Forty years on from the first ever Gay Pride in London, it looks like we’ve not come as far as we thought.
World Pride was meant to be the envy of pride events worldwide. It should have been to gay empowerment and celebration what the Olympics is to sport. It should have been our own queer jubilee.
And yet, as inordinate sums of public money have been funnelled into London 2012 and not one but two parades for the posh and privileged vestiges of our monarchy (granted, the wedding was paid for by the Queen, but her money is, of course, largely ours), neither Boris Johnson nor the rest of the country could find a few quid to save World Pride.
When the whole world is looking at us in a year that provides us an opportunity like no other, instead of pride, we show them shame.
Peter Tatchell said of the shambles, ‘Whatever the rights and wrongs, this scaling down of WorldPride is a huge embarrassment for London and for our LGBT community. We promised LGBT people world-wide a fabulous, spectacular event. It now looks like WorldPride in London will go down in history as a damp squib. We’re not only letting down LGBT people in Britain, we’re also betraying the trust and confidence of LGBT people world-wide. This is an absolute disaster.’
What is clear is that the parade, which was scaled back at the last minute, was moved forward by organisers to deter visitors from attending. That is not a sign of pride. Peter Tatchell insists this change, and others, were forced upon the pride committee by City Hall.
In a scathing article in Pink News, Tatchell claims Boris failed to consult with the LGBT community and didn’t act soon enough. Apparently Gaydar and Smirnoff offered more than £60,000 to cover the funding shortfall, but Boris turned this down, preferring instead to have a smaller, more manageable event (and perhaps one that was less visible). City Hall had also (allegedly) doubled the costs of the post-parade rally in Trafalgar Square from £50,000 to £100,000 in one year. This, in part, accounts for the funding shortfall, and is an unnecessary and unfair increase given the current economic climate and the huge support given instead to the Olympics and Diamond Jubilee celebrations.
It is also claimed Pride was forced by the Greater London Authority to award contracts to favoured parties, who may not have been the most cheapest. The GLA also insisted Pride London pay for everything upfront, despite the fact most of the funds the committee would have received later would have covered the bulk of the costs. The problem was mainly one of cashflow, exacerbated by unfair rules which disadvantaged our queer celebrations.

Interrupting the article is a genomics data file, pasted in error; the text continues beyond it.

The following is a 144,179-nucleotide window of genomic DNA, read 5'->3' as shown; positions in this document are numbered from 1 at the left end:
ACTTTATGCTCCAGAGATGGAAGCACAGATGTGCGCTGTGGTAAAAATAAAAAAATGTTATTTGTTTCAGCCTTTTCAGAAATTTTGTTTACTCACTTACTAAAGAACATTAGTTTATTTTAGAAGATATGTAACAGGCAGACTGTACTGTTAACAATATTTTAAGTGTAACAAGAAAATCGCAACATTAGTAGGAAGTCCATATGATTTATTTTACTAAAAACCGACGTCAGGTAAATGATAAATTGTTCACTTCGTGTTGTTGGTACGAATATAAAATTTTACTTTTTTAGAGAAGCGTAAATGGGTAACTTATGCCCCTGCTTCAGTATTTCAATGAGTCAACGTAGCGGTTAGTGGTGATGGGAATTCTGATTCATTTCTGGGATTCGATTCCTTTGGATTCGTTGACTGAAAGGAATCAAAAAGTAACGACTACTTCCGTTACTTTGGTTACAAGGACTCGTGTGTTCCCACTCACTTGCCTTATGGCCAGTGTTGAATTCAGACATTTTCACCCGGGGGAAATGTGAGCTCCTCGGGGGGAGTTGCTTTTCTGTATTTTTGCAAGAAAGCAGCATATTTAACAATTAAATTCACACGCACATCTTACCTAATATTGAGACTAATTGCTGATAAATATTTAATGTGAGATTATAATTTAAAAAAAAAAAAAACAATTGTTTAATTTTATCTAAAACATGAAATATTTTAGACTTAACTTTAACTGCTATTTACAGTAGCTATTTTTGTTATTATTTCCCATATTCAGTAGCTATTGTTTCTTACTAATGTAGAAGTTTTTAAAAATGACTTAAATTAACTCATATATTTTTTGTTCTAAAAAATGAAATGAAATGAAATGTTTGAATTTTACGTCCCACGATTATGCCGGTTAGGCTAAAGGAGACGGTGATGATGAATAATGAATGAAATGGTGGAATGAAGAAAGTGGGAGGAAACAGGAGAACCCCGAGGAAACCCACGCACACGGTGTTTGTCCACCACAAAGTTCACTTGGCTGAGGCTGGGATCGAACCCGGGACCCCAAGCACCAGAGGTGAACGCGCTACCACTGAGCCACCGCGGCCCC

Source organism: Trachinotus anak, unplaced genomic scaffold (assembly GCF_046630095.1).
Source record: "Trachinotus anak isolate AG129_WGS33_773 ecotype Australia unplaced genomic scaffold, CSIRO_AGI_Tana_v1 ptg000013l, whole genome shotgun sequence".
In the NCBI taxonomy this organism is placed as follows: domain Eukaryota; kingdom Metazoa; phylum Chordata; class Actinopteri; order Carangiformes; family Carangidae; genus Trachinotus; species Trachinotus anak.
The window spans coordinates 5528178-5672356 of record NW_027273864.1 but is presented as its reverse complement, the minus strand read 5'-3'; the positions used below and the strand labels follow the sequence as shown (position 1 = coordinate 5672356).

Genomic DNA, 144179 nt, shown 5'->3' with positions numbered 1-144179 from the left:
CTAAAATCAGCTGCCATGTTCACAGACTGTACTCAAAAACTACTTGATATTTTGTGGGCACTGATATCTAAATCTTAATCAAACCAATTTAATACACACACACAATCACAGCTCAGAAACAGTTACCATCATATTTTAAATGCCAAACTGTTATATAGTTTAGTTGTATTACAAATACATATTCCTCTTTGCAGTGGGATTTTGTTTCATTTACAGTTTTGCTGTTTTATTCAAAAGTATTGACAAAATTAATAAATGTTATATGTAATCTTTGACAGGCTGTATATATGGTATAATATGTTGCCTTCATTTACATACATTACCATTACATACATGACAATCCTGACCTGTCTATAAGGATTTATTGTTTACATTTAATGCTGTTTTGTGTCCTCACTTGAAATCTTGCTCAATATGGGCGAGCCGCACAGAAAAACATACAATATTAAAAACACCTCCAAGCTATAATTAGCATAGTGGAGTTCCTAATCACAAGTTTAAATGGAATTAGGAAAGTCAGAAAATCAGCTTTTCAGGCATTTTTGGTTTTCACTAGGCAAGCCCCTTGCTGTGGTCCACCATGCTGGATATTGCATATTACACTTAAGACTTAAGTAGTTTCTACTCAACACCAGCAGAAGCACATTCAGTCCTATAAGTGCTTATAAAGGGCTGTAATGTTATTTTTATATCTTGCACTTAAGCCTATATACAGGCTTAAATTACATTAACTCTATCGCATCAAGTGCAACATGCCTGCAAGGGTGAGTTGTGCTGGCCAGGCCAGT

But let’s be frank here: there was gross mismanagement and a huge lack of transparency from the pride organisers as well. Not only did they fail themselves and London, but they failed LGBT people worldwide who came to Britain to participate or looked to us for inspiration.
It’s also true that the heart of pride, for many, has been taken out of the event. It’s less about politics, its detractors say, and more about a giant piss-up in sequins and thongs.
The problem is we’ve suffered from our own success. Political activism is always on the fringes, and considered less mainstream than a good party. As we managed to bring more people into what was, at the beginning, a political movement, so the events have become more mainstream. The partying has become a greater focus of pride as a result.
That the Mayor has apparently snubbed us (he has since denied this, but actions speak louder than words) shows how easily we can be sidelined by the mainstream. Though the Olympics continues to run over budget, World Pride was seemingly unimportant enough to be left to die. But it didn’t. By the sheer will of LGBT people the world over, we pulled it together and turned out en masse
What we can learn from World Pride is that despite everything, we can and will turn out to support what we believe in. Though the figures vary (The Daily Mail perhaps played them down, while Pride London perhaps played them up), there was still a fantastic turnout to an event otherwise plagued by organisational problems from the top down. In many ways, those who attended considered the event a move back towards its roots
But World Pride also shows us that the battle isn’t won yet and that we can’t forget the roots of pride if we want to move forward. Let’s not lose our way again—and, most importantly, let’s not allow ourselves to be overlooked and underserved as we have in 2012.